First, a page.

Henry Ford once observed, “Anyone who keeps learning stays young.” This is as true for organizations as it is for people. Since we began researching and writing about the challenges nonprofits face to make the most of organizational learning, we have heard from hundreds of social sector leaders on why and how they are circulating knowledge to rejuvenate their organizations and their fields. In a series of focus groups with nonprofit practitioners1 and foundations, we found that participants were zeroing in on two questions:
- What knowledge is useful to capture?
- With whom will we share what we learn?
The matrix below, which came out of those focus groups, shows four goals that map to these dimensions: sparking good ideas (fostering a culture of learning); sharing good practices (greater impact, more effectively); collaborating (learning alongside other organizations); or influencing your field to multiply impact. At any given time an organization may be driving toward a number of these goals. Indeed, all organizations stand to benefit from internal knowledge, surfacing good ideas and sharing good practices. Some organizations also fulfill their missions by engaging with external audiences to collaborate across their fields or to advance learning as a whole.
Figure 1. Learning Goals for Increasing Impact
Regardless of your goals, the next question is how to proceed. Will technology be your indispensible partner from the get-go? Or do you need to lead with old-fashioned people-to-people interactions? In the end, technology is only a platform and knowledge is most memorable when transmitted from one person to another. We’ll look at effective blends of people and technology processes to achieve each of the four goals. While they all require a mix of approaches, two goals—idea generation and collaboration—lead with people, while technology often comes first to support good practices and external influence.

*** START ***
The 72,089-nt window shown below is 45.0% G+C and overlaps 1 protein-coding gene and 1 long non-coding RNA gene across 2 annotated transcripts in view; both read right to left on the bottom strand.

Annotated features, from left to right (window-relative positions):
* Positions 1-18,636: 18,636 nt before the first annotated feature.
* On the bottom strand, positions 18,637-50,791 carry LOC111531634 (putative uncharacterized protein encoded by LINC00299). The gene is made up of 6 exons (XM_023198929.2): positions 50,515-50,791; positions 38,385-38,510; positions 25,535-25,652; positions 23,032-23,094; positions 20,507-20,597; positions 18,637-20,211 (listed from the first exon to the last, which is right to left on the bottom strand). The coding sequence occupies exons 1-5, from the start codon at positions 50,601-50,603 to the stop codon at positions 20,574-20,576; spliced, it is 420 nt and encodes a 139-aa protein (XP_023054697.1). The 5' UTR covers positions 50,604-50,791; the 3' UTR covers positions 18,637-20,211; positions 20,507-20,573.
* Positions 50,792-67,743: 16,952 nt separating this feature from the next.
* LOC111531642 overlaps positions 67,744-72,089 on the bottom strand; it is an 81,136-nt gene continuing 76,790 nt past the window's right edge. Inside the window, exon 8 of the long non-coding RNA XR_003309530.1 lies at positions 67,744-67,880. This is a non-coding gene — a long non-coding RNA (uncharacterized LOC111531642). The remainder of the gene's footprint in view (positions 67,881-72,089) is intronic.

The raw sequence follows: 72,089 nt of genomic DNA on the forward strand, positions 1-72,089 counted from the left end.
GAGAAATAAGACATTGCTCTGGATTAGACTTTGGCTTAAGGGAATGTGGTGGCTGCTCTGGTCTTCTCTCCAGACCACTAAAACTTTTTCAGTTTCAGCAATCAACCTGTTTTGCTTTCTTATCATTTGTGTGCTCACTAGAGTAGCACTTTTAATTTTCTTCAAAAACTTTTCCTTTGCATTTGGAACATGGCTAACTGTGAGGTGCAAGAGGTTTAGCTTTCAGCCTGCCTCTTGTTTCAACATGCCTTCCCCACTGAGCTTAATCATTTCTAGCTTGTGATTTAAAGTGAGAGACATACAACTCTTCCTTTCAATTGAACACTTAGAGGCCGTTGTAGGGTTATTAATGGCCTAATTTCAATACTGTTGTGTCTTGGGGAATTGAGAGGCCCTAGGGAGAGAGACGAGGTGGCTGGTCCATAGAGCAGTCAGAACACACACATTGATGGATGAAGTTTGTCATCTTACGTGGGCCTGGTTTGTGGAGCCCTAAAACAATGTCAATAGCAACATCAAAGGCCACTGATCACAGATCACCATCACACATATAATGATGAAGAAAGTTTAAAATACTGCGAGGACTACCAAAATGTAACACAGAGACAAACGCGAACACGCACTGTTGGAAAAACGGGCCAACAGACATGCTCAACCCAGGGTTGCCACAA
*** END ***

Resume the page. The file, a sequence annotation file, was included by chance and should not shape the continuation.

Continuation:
Good Ideas: Building a Culture of Ideas and Learning
Where do good ideas in an organization come from? Typically from individuals or small teams tackling ongoing or newly encountered challenges. This happens inevitably across all organizations at some points, but organizations focused on learning equip their members to recognize good ideas and surface them for others to adapt and apply. That is, these organizations create processes that build and shape a culture of ideas.
Jumpstart, which aims to develop the cognitive skills of preschoolers in low-income neighborhoods, puts a premium on learning from the experiences of its corps of 3,200 college students. The corps members bubble up approaches that work, then share them in weekly phone calls and meetings. While it uses technology to archive good ideas in an electronic reference binder—available across program sites in 14 states and the District of Columbia—Jumpstart’s leaders recognize that the best way to make new ideas stick is person-to-person interaction.
This interaction often takes the form of experiential learning. Consider how Meredith, an Emmanuel College student and Jumpstart corps member, uses role-playing in her debrief with other corps members after mentoring 3- and 4-year-olds. She holds up a picture book, “Do you know what this book is about?” “Crocodiles!” shouts a fellow volunteer. With Post-its on each page as prompts, Meredith demonstrates how she uses the book with her kids. “We have the corps members mirror their approaches back to each other,” says Paul Leech, Jumpstart’s COO. “And then the listeners go around and give the demonstrator one “pro” and one “con” of the approach, so all learn from each other.” For Jumpstart, this culture of generating and sharing ideas is fundamental.